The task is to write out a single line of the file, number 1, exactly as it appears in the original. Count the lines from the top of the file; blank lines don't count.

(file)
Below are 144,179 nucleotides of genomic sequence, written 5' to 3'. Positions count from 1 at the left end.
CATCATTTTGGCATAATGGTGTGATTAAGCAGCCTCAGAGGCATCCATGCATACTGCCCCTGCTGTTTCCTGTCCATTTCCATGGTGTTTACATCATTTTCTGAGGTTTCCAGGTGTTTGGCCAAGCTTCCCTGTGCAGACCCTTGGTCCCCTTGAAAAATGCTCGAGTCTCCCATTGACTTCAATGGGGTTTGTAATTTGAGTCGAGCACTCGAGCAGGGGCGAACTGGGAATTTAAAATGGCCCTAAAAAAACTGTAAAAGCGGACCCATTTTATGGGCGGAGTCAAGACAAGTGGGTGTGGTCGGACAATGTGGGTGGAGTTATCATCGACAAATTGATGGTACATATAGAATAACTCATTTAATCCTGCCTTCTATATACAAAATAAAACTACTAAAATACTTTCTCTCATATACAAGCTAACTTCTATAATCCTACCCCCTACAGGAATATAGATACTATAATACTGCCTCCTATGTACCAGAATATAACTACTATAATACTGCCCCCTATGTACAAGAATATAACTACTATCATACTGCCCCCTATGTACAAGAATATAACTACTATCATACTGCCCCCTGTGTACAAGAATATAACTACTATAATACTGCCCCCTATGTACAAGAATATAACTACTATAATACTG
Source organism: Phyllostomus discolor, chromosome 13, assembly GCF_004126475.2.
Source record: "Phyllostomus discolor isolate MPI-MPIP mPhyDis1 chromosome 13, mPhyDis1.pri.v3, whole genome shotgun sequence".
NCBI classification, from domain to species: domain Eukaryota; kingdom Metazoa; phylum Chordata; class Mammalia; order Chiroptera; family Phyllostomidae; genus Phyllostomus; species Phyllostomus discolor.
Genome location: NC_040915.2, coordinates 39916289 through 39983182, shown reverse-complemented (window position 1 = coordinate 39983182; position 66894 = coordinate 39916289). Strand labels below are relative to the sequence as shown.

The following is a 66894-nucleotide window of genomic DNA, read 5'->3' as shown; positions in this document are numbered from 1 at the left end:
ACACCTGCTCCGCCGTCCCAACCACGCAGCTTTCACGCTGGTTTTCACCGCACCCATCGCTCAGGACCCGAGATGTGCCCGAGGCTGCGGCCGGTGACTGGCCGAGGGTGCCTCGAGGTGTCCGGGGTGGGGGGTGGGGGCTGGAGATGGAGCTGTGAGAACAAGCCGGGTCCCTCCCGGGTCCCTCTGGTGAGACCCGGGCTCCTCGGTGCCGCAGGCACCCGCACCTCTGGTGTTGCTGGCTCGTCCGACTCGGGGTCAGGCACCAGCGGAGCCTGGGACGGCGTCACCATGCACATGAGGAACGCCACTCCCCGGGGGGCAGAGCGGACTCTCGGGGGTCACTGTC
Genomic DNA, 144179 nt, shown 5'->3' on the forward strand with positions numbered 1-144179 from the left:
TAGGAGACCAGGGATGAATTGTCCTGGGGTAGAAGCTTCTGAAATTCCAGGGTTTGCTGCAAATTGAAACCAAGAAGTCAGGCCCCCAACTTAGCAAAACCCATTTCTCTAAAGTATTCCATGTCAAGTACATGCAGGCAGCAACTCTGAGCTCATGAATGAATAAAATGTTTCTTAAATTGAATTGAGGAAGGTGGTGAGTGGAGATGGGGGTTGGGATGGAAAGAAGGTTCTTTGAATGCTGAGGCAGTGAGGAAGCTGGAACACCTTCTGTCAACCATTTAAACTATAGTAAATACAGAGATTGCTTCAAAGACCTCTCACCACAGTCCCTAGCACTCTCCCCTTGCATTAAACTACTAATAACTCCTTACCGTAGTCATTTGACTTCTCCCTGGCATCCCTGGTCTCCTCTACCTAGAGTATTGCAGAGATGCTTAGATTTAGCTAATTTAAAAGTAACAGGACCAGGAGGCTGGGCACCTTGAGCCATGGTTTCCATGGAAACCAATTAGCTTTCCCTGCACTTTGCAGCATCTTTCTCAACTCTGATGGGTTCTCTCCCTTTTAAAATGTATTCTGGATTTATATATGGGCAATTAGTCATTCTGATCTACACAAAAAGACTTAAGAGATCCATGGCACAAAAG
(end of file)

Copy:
Below are 144,179 nucleotides of genomic sequence, written 5' to 3'. Positions count from 1 at the left end.